Nothing like a fresh media campaign to remind you of what does and does not seem to work when it comes to media relations. We've recently gleaned the following points worth noting when it comes to dealing with reporters and editors, and why the process is more of an art than a science.
1. Reporters are not court reporters. They won't simply write what you script out for them in a press release. That being said, a press release can still influence how they write their story, often resulting in positive coverage.
2. You can't force the media to attend your event. No matter how good you think your story is, some in the media may not agree. This is why relationships with editors and producers are so important when it comes to pitching stories.
If breaking news occurs, there's not much you can do about it except offer the chance for follow-up interviews.
3. Don't assume everyone on your media contact list will actually see or read your media advisory. Even when we send out our advisories days in advance, there are always some in the media who claim they never got it or saw it. Following up with a phone call is a good idea.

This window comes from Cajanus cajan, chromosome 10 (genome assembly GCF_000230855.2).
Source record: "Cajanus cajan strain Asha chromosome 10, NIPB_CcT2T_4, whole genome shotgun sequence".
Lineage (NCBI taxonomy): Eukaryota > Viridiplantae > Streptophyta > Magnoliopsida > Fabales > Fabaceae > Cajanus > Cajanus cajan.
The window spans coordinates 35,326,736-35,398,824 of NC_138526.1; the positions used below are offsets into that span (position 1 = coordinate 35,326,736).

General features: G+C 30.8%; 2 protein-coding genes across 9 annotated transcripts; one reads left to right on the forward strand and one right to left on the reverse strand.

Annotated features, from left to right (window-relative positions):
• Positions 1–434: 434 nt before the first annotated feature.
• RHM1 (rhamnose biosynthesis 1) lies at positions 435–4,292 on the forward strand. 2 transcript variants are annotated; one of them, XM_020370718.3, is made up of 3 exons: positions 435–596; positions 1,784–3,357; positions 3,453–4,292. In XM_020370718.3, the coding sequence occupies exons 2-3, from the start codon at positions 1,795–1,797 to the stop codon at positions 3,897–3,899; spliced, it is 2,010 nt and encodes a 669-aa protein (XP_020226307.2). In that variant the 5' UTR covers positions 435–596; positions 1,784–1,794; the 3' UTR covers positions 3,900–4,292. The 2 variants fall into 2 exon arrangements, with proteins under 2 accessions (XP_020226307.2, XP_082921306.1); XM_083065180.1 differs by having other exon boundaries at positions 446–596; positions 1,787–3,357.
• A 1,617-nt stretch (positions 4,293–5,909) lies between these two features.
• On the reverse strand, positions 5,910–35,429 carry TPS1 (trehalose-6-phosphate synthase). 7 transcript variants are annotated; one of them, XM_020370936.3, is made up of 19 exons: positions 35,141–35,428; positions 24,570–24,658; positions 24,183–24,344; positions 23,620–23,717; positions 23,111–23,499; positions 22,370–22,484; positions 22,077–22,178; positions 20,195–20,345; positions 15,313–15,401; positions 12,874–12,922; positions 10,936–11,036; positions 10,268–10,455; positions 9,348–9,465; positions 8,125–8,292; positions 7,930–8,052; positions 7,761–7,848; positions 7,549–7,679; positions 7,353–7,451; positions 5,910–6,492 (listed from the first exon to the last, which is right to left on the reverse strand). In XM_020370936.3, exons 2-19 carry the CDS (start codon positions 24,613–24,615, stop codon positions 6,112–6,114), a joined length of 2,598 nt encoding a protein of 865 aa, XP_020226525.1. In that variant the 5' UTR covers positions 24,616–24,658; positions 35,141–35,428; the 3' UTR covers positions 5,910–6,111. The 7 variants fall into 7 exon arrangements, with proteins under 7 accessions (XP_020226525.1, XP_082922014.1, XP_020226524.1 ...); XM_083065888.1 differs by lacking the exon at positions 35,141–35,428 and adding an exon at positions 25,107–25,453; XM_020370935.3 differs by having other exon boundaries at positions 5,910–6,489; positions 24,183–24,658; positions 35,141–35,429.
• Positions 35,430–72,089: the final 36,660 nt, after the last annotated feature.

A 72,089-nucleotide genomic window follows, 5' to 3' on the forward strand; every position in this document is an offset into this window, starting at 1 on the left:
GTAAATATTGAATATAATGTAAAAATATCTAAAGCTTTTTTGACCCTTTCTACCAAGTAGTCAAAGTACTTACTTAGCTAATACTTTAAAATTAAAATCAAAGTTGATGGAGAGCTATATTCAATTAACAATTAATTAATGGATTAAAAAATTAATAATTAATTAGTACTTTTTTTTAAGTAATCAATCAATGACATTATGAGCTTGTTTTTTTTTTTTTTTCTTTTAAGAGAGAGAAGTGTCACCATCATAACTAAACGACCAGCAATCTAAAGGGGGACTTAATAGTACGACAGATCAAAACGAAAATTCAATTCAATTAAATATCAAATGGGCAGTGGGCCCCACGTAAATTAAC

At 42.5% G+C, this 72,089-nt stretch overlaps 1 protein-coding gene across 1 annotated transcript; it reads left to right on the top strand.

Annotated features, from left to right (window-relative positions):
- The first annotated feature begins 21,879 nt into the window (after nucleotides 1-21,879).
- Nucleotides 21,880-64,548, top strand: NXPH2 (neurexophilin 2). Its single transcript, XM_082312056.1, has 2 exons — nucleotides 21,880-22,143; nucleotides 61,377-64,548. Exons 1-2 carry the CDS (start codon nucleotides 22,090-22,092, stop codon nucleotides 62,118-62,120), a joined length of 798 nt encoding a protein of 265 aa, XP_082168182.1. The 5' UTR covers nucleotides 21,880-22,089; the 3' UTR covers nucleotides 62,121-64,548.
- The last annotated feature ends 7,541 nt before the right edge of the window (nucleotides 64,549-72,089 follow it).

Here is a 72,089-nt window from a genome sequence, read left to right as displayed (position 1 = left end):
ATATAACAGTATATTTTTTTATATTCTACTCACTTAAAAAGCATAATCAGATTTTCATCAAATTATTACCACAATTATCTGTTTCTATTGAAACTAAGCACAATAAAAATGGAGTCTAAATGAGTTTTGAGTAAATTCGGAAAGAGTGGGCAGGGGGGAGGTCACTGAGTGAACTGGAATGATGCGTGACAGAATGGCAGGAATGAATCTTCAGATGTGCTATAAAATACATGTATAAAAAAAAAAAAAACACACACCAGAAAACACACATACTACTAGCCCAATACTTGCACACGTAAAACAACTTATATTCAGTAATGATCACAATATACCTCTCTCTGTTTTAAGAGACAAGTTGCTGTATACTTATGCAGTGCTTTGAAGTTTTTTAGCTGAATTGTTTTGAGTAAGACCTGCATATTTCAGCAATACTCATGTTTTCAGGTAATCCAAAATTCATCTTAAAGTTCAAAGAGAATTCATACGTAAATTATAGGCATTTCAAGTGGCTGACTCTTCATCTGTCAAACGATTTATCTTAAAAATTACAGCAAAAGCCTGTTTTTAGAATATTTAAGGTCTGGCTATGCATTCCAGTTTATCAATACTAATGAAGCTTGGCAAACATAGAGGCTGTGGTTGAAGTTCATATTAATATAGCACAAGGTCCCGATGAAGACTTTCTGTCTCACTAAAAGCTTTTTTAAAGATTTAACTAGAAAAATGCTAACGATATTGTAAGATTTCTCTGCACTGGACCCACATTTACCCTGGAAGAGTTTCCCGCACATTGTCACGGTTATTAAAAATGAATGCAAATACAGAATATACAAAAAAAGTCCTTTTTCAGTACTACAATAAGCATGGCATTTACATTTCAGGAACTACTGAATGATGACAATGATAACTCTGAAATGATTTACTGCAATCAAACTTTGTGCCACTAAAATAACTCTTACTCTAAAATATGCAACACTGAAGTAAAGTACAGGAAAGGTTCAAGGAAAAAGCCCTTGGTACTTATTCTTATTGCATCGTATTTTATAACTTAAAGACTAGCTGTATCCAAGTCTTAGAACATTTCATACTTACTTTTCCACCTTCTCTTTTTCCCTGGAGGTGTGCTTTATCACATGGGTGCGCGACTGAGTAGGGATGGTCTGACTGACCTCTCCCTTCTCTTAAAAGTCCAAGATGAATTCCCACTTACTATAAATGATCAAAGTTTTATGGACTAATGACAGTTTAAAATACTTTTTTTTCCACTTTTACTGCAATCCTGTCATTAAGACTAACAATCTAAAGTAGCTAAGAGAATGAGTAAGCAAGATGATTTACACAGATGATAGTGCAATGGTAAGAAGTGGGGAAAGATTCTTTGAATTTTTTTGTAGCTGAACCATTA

4. The media will often make their decision about whether to cover your event at the last minute. We've had discussions with TV stations who explain that, "We haven't had our morning meeting, yet," and it's an hour before the event.
5. Competing events may trump yours. Time and distance are always factors when camera crews are trying cover more than one media event. If breaking news occurs, there's not much you can do about it except offer the chance for follow-up interviews.
6. The media are rarely on time. Expect crews to show up just at or shortly after the scheduled start time. So, prepare to delay the beginning of your event.
7. Things don't always go exactly as planned. Two of our recent events were outside, and there was light rain both days. Always beware of holding events outdoors.
So, even with all of your hard work and planning, there's no guarantee that your event will be covered or how it will be covered. The more newsworthy the topic and the better the visuals (crowds, placards, etc.), the more likely you'll get camera crews and reporters to attend.
Mack Communications | Twitter: @mack_comm